Europe as a region is characterized as having achieved comprehensive social security coverage, yet still faces challenges in ensuring access to social security and preventing the non-take-up of benefits. This article presents a synthesis of discussions held during a technical seminar organized with the ISSA European Network (IEN).
Digital technologies are fundamentally transforming how public services are designed and delivered. This article zooms in on the implementation of digital inclusion strategies among European ISSA member institutions.
The social security systems of the region of Europe have a track record of promoting inclusive growth and social cohesion. In addition to workers’ social insurance, systems typically address income poverty and its root causes through tax-financed income transfers and social assistance. A life-course approach to social protection is a priority, especially for the region’s comprehensive systems. Generally, social protection in Europe mitigates risks that occur from birth through to the start of the working life, as well as in work and during periods of unemployment, incapacity for work or when work is no longer possible.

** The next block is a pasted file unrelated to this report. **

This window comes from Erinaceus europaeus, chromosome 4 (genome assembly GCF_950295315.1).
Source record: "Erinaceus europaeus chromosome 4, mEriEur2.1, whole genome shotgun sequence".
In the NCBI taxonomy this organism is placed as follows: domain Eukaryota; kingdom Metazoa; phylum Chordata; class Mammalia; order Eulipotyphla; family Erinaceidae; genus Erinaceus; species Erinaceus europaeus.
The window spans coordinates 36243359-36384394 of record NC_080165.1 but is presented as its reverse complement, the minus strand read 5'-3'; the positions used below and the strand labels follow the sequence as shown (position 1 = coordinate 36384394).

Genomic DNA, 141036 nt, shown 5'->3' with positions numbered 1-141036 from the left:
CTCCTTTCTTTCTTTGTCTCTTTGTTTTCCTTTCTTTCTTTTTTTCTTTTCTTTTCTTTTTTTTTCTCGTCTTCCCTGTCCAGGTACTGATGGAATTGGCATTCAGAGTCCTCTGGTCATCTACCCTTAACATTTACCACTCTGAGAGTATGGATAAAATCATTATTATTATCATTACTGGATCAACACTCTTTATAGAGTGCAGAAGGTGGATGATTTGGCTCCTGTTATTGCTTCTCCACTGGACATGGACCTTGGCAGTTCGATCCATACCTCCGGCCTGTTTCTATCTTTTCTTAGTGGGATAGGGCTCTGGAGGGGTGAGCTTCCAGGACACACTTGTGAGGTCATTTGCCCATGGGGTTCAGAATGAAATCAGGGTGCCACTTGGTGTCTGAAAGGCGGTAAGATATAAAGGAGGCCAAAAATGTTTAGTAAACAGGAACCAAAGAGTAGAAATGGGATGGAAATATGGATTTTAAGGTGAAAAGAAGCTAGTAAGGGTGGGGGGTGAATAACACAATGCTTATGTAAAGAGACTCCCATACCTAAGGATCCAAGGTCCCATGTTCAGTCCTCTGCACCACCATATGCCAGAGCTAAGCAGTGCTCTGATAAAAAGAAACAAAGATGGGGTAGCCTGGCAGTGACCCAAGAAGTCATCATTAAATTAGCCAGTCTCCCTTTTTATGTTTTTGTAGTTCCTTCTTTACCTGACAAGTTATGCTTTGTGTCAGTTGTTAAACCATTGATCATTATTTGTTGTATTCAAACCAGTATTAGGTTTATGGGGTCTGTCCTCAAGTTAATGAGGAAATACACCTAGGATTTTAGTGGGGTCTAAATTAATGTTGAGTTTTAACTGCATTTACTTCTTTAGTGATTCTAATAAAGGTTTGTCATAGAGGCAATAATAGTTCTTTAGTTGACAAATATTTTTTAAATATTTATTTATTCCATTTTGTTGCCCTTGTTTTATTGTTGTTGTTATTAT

After over a year since the outbreak of the COVID-19 pandemic, efforts to address existing and new social security coverage gaps due to extensive labour market disruptions continue to be at the forefront of governments’ agendas to minimize the negative impact of the crisis and protect people’s livelihoods.
The closure of childcare centres and schools resulting from the COVID-19 lockdown measures has imposed a heavy strain on families, both on the children and their parents, and especially the mothers. The pandemic exposed yet again the preponderance of women in childcare and housework, raising once more the serious challenges of gender equality, women’s rights to social security as well as their financial security and overall well-being (Doucet, Mathieu and McKay 2020, p. 277).